As the owner and writer for RealLinuxUser.com, I am regularly approached by my frequent readers. Usually it is a word of thanks for an article that I have written, or a request for help or support or advice in case of problems. But I also regularly get one specific type of recurring question, namely what my Linux system looks like, what I use for hardware, how my data work flow is set up and what my backup plan looks like. Apparently a lot of readers find it interesting to read about other people’s Linux setup, so that’s why I’m devoting this blog to my Linux setup. I will pay attention to both the hardware and the software. I also give a glimpse into the past, the present and the future.
My Linux setup and the past
Like probably many of us, I have not always been a Linux user and enthusiast. My first computer was a Commodore 64. And if I’m honest, the magical feeling of that first computer never returned to that intensity, even though all my computers became faster and more functional since then. This home computer came out in 1982 and that same year I bought this machine from my savings. I was 12 years old at the time.
It was not until 1990, when I started my study Economics / Administrative Information Sciences at the VU Amsterdam, that I started thinking about purchasing a new computer to support my studies. In the early stages of my studies, I met my girlfriend, who has been my wife for 20 years now. She had an IBM clone with an 8086 processor. We used this together for a large part of our study, but was replaced in the last phase of our study by our first major purchase together, an 80486sx-25 personal computer with a whopping 40MB hard disk and a HP Laserjet 4L laser printer. The computer had only DOS 5.0 so I installed Windows 3.0 on it myself (I remember 20 floppies😊…which took forever to install) and we mainly used Wordperfect 4.0 for Windows to write our assignments.
Immediately after our study, I was hired at an IT company and I started to earn more money, so there was room to build increasingly beautiful and faster systems with operating systems Windows 3.1, Windows 95, Windows NT, Windows 98, Windows Me and Windows XP . But then I got the chance to buy a used Apple Powermac G3 Blue and White, just to try out next to my existing Windows system. From that moment on I was caught by the Apple virus and this virus persisted until about 2017. In that period I bought several iMacs and a MacBook Late 2008 Aluminum, but also different iPads, iPods and once an iPhone. When all my Apple computers finally started to malfunction, I had to start thinking about what I wanted in the field of future computing. I didn’t really want to spend that much money again for an Apple computer and it started itching again to build a computer myself. In the years before, I had of course already read about Linux and tried it out now and then via a USB stick in a live environment on my Apple computers, so then I thought, why not immediately switch to a new Linux computer. And from that moment on my Linux passion was born.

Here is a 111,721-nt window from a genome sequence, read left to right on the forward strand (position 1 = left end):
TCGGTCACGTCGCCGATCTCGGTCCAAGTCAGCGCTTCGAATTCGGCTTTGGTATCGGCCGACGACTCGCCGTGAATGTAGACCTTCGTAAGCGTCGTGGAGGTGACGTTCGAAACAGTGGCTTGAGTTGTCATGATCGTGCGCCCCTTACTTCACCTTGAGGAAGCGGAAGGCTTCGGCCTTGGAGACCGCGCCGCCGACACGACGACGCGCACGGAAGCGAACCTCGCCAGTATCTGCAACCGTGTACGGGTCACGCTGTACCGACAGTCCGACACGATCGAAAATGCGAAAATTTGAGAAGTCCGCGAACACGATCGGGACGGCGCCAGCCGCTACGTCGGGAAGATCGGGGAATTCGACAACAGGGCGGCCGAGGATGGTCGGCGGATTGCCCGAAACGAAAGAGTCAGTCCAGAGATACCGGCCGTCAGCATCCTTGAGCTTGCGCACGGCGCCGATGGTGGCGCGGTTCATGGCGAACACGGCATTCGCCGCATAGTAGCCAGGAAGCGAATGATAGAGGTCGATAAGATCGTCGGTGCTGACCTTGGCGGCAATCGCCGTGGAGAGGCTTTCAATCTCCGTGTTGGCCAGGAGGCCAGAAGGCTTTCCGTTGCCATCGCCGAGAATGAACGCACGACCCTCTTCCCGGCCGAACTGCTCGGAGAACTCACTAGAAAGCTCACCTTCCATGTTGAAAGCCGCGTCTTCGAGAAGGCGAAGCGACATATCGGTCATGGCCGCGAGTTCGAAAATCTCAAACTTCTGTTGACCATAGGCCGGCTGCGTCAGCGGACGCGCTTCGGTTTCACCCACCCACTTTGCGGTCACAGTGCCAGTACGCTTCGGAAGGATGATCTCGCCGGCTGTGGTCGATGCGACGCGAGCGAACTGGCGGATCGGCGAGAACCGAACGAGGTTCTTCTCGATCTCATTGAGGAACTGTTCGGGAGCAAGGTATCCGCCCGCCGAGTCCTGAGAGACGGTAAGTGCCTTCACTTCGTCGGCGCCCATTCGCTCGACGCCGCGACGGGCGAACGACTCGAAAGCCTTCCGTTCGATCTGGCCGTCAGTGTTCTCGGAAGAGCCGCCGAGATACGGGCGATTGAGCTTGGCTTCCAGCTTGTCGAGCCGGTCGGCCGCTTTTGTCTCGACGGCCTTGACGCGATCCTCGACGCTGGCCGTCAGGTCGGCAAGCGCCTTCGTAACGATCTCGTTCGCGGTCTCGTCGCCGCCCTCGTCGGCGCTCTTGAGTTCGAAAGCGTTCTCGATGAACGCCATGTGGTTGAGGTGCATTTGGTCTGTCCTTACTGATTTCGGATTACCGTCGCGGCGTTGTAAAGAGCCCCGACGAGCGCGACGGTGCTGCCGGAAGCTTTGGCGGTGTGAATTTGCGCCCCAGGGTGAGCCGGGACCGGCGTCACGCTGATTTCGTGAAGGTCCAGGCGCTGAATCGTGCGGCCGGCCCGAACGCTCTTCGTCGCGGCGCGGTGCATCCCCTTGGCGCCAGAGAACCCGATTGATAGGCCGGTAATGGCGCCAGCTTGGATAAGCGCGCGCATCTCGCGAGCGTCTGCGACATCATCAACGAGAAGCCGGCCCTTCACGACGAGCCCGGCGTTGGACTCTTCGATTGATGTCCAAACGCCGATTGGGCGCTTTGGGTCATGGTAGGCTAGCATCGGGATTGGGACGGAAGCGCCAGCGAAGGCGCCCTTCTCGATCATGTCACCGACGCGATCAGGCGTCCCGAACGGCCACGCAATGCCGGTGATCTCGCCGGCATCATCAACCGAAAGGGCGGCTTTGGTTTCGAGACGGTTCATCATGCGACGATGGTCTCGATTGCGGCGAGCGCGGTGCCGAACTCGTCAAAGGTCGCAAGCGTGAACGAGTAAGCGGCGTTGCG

My Linux setup and the present
Sometime in 2017, I purchased all the components to build my first real Linux system. And to this day I still use this system, with a number of small changes within the system cabinet and a number of major changes outside the system cabinet. Below all details.
As already mentioned, the basis of my current system lies in the purchase of a number of new and second-hand components some years ago. My main computer was originally built around a BitFenix Shinobi case with a Coolermaster GM G550M power supply, a Gigabyte GA-B150-HD3P ATX motherboard, an Intel Core i7-6700 3.4 GHz processor, 16GB (2x8GB) of Kinston HyperX Fury DDR4 2133 MHz memory, a 256GB Samsung Evo Solid State Drive and a second-hand Nvidia Quadro FX1800 graphics adapter with 768 MB memory. You probably ask why the hell I choose a graphics adapter from 2009 (in that time it was a relatively high-end professional graphics card by the way) in 2017. Well…it was purely emotional. As a creative person and not a gamer, I dreamed about having a Quadro graphics adapter in my machine, because it felt professional. Hehe… No, actually the card cost me only 25 euros, and I read that it was going to work without problems under Linux.
The BitFenix Shinobi case was great on the inside but terrible on the outside. When I purchased it I wasn’t aware that the exterior had some kind of a soft rubberized coating. This coating became more and more soft when the sun was hitting the surface, so because it was getting gum-like all kind of scratches and non-removal dust made the case intolerable ugly. So 3 months ago I searched for a new case and I fell in love with the Phanteks Eclipse P400S with a beautiful closed grey exterior.
The Nvidia Quadro FX1800 graphics adapter had only 768 MB memory and wasn’t enough to be recognized by darktable as a OpenCL enabled graphics card that could speed up some editing processes. So I searched for a new simple card that had at least 2GB of memory and was good enough for darktable. I am not a gamer so I settled with a simple Gigabyte Nvidia GTX 750 Ti 2GB card. The strange thing is that darktable recognizes the card without a problem in elementary OS, but under Zorin OS it doesn’t give me the option to use OpenCL in darktable. Till today I couldn’t solve that issue.
Last year I purchased a refurbished Dell Latitude 7450 with an Intel Core i5-5300u 2.3 GHz processor, 16GB DDR3 memory, 256GB SSD storage and Intel HD Graphics 550. It is the version with a 1920 x 1080 IPS anti-reflection screen which offers a good enough image quality for my mobile needs. Originally aimed at use within professional organizations, these Dell Latitudes are robustly built and therefore reliable. Since I used a similar machine at my employers workplace, I knew I would also appreciate this machine privately. And after a lot of research I also knew that I could run Linux on this machine without any problem. And so far I have been very satisfied with this Dell Latitude, that works flawlessly with different Linux distros, has great battery life and is fast enough for my needs. As these are business machines that are mostly replaced each two to three years, there are lots of them out there as refurbished offerings.